Honoring AO VET’s first female president

Prof Ulrike Matis, director of the Ludwig-Maximilians-Universität München (LMU Munich) Veterinary Surgery Clinic in Germany was the first female chairperson of AO VET.

Ulrike Matis gave her first speech in that role 26 years ago this month.

The AO this month honors Prof Ulrike Matis, the first female president of AO VET. Matis, who was director of the Ludwig-Maximilians-Universität München (LMU Munich) Veterinary Surgery Clinic in Germany, served as AO VET president from 1996 to 1998, and gave her first speech in that role at the AO Davos Courses 1996.

In her speech on December 4, 1996, Matis gave a humorous nod to the challenge of public speaking, noting, “This is not an easy task for me, even though latest research shows that intelligence is linked to an X chromosome and a corresponding eloquence is attributed to women.”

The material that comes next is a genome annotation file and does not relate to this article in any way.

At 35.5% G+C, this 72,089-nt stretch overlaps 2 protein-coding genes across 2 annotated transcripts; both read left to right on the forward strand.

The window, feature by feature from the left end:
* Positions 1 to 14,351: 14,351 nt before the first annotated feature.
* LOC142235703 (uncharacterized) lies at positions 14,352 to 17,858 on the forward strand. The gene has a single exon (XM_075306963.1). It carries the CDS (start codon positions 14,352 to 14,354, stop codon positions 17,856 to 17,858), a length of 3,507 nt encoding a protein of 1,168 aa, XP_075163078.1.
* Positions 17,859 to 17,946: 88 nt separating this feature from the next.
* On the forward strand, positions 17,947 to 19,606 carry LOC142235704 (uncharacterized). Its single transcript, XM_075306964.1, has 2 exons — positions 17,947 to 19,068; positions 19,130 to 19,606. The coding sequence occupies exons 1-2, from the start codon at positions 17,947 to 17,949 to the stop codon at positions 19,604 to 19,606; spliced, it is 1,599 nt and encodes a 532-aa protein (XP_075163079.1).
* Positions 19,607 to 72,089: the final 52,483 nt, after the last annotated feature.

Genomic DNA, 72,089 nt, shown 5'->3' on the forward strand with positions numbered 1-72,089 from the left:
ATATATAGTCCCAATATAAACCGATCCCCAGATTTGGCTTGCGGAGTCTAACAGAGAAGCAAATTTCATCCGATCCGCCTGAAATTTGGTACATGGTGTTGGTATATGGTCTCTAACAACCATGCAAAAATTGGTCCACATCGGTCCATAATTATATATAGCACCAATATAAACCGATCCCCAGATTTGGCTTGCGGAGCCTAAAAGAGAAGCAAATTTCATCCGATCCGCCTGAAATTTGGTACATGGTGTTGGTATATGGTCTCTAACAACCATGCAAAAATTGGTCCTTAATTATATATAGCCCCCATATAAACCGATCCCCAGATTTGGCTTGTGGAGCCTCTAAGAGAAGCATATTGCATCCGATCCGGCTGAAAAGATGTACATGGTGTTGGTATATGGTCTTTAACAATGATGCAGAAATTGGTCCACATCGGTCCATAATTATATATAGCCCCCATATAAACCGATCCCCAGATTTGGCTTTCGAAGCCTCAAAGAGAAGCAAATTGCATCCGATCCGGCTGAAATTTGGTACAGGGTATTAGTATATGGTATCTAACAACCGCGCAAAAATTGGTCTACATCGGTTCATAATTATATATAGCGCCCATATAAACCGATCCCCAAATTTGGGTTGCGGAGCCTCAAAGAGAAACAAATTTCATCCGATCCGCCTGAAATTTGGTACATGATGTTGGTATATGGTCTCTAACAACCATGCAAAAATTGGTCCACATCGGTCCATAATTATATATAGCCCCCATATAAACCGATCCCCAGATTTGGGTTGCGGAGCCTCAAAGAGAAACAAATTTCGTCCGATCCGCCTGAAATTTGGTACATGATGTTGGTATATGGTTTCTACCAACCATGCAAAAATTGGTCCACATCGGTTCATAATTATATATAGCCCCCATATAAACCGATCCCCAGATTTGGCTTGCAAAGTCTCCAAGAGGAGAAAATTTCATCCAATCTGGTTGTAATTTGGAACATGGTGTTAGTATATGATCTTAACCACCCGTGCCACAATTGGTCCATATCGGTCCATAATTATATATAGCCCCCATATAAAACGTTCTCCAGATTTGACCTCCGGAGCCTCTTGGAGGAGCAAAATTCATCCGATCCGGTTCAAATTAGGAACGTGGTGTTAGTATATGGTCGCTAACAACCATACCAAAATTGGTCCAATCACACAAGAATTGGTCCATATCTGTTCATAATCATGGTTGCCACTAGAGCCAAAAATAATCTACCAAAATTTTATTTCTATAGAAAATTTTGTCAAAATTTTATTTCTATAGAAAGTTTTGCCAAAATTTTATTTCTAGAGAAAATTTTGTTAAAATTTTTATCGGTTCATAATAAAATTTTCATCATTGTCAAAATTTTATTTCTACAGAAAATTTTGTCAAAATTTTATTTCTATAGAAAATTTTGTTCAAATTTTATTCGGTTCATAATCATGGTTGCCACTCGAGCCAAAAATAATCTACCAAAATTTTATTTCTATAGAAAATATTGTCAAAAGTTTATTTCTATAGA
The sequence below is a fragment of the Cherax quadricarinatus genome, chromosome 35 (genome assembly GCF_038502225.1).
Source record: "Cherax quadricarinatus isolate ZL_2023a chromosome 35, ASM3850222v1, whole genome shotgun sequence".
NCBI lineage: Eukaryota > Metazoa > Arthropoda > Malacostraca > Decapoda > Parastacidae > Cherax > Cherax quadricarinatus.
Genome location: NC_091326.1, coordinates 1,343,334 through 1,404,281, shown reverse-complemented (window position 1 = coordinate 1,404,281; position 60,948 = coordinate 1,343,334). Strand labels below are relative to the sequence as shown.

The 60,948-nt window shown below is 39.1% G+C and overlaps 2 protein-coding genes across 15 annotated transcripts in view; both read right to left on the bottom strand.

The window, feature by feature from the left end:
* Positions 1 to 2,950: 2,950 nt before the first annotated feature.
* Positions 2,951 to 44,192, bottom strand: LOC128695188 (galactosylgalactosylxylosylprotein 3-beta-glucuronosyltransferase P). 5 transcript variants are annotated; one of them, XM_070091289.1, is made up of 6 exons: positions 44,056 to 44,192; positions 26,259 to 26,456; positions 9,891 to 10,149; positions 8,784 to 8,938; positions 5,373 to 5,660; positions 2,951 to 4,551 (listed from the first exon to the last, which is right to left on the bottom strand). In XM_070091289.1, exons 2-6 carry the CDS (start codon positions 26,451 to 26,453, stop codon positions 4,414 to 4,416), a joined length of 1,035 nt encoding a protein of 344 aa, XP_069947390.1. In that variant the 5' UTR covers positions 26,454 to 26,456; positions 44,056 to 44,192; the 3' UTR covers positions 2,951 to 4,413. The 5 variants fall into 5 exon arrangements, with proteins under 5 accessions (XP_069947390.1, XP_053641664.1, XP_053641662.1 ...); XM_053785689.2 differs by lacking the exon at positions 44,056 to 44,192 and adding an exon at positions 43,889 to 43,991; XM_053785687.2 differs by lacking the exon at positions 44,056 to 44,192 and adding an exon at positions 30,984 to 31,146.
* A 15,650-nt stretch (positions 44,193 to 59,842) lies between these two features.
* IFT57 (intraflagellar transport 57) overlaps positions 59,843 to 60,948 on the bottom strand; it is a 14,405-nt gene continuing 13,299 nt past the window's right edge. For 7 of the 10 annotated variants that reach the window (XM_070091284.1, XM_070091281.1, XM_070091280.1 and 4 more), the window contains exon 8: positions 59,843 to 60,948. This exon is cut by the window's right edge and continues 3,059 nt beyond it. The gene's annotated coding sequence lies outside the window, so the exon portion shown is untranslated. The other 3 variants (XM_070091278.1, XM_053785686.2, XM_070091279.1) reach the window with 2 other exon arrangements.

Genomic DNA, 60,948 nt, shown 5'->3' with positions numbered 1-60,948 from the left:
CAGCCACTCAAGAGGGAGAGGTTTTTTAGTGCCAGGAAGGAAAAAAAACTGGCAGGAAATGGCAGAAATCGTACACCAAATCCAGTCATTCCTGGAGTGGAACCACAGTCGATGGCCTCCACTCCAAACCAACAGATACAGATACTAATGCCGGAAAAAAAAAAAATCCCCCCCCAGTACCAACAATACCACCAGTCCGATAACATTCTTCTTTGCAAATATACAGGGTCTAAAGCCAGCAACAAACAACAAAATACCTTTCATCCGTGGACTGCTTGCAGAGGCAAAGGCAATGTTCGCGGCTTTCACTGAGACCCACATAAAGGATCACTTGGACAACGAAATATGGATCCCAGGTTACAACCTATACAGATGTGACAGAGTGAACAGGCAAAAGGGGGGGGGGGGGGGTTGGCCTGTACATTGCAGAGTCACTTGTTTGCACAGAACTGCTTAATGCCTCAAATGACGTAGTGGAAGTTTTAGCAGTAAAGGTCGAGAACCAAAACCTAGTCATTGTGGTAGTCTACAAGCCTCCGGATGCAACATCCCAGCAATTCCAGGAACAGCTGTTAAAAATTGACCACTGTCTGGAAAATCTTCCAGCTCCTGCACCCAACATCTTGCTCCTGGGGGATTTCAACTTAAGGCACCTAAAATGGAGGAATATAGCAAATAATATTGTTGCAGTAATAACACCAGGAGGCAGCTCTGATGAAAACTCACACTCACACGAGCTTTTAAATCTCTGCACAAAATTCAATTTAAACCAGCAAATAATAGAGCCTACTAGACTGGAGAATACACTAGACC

Crediting a number of people who encouraged and motivated her, Matis also cited the AO itself.

“The organization has not only contributed significantly to the advancement of surgical repair through its technical developments and organized education courses, but has also provided an international circle of professional friends which is unique,” she emphasized. “There is no other veterinary medical group in which colleagues from all parts of the world have cooperated so harmoniously over decades and also advised and helped each other in matters beyond the activities of the AO itself.”

As an example of that camaraderie, Matis recounted her clinic’s difficulty in finding an equine surgeon—and how an AO VET colleague dropped everything to support the Munich clinic for six months.

Additionally, in addressing the group, Matis touched on the need for promoting dialogue between human and veterinary surgeons, emphasizing that such a dialogue could help reduce the number of animal experiments in research.

“There are many questions which can be answered by means of critical clinical studies. The move away from mechanical-oriented fracture repair to a biological osteosynthesis has taken place thanks to nonexperimental studies in patients,” she said. “Noninvasive techniques may be used to obtain data from animal patients which would also be of value in human medicine and be more relevant than laboratory tests or animal experiments.”